Megan Wilson
Writings > Leona Christie: Ataraxy
Leona Christie: Ataraxy
Luisa Kazanas

Through October 28

Leona Christie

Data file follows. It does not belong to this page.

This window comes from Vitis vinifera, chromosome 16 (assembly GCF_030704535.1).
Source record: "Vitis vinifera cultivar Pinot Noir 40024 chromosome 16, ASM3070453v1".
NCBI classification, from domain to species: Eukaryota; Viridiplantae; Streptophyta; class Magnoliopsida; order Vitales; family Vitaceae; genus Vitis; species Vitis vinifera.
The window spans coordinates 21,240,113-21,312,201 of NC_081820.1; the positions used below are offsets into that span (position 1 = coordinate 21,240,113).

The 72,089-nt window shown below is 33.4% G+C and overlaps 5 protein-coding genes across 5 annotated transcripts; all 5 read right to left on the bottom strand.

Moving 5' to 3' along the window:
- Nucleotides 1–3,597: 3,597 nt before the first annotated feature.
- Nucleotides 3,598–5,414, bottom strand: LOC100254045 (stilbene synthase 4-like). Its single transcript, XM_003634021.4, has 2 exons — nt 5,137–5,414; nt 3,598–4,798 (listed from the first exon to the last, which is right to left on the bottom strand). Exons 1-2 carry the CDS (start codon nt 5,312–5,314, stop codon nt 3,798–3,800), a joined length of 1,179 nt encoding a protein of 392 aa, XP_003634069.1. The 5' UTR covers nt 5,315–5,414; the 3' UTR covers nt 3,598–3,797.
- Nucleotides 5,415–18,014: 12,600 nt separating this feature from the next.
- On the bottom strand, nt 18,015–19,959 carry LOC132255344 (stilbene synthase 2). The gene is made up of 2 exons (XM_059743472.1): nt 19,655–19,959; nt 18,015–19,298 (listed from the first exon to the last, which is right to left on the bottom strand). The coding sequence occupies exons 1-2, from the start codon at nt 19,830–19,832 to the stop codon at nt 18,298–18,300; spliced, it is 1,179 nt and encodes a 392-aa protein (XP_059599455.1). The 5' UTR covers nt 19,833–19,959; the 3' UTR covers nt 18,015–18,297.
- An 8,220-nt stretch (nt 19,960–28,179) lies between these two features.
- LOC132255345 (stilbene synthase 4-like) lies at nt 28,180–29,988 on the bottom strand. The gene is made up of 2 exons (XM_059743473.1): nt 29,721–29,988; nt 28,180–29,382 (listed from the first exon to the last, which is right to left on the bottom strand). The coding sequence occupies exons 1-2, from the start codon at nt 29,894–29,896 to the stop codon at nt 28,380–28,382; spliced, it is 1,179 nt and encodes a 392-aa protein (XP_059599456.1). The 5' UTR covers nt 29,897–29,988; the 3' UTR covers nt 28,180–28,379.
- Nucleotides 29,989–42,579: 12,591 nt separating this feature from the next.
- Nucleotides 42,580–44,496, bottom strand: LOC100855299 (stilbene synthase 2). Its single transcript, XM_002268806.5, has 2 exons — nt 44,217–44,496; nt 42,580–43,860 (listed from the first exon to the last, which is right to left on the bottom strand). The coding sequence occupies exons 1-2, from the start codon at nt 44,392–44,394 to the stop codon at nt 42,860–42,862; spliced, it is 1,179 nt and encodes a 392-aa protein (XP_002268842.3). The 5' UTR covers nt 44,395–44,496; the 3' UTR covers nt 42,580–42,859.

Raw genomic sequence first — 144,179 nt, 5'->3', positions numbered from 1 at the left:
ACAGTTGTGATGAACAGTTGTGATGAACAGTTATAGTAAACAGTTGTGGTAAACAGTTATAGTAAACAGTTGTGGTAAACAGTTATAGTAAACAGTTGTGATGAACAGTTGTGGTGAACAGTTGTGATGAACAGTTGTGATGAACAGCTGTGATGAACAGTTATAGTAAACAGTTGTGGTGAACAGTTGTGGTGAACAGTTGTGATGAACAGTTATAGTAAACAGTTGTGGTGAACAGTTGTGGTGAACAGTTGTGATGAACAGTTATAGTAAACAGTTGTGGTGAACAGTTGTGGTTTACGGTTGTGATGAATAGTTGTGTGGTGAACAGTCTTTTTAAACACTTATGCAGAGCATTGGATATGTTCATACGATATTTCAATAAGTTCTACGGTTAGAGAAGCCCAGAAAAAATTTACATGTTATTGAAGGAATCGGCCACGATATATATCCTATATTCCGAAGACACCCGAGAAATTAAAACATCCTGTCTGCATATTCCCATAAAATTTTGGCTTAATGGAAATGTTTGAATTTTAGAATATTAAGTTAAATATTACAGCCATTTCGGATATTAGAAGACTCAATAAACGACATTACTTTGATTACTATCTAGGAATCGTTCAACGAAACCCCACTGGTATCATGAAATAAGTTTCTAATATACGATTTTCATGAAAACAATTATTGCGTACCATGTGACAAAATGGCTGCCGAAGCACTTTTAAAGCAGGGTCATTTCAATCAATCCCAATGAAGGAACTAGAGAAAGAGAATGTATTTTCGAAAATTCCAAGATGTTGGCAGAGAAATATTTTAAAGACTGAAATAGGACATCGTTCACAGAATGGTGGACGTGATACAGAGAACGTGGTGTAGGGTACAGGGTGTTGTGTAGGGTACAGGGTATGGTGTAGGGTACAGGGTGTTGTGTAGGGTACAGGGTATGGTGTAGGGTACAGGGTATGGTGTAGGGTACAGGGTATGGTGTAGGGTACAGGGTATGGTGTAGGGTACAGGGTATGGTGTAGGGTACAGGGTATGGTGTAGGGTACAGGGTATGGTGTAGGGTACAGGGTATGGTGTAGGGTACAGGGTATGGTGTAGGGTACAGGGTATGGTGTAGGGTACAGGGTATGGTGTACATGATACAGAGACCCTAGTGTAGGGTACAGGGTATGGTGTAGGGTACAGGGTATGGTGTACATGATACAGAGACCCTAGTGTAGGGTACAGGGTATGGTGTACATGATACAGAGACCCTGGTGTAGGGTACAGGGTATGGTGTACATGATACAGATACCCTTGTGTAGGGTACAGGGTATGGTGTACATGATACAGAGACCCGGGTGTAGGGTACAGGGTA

Leona Christie's "Ataraxy" is a marriage of science fiction fantasy and domestic comedy merged to form a hybrid world that presents and contains highly complex ideas, values, and meanings concerning the organization of social space and women's roles within it. Christie's sensuous ballpoint and gouache drawings in baby blues and charcoal grays create a bulbous, whimsical backdrop of New Frontier utopianism for a brigade of nubile femmes who look to be from the troubled paradise of the 1950's. In "Conversation of the Pacifiers" an assembly of demure, corpulent girls kneel at the feet of a comrade, sitting in a globular craft and gazing into an orb while a vessel of svelte, bodacious babes shuttles past. Nearby, in "Internicine #2 the troupe reappears as a procession reminiscent of synchronized bathing beauties, who glamour glide through space. One can't help but think of such campy sci-fi movie classics as "The Fantastic Voyage," or "Barbarella" when viewing Christie's work. In a more sublime approach, Luisa Kazanas's icy, flawless sculptures, including one of a taxidermy bird outfitted in a cast white urethane space suite and encased within a glass dome seem to nod more accurately toward our culture's future in a space-age of bio-technology and genetic engineering. Her prophetic take on human advancement shows to be especially chilling in the work "Untitled (Diaphram)." A large round frame of cast urethane and glass displays a sweet, yet macabre flesh-toned fetus with fully developed trunk, legs and feet, but only nubs where the arms and head should be. The glazed, gleaming, synthetic surfaces of these sculptures are both seductive and repulsive at the same time - much like the cyborgian world of tomorrow that promises to render skin obsolete.

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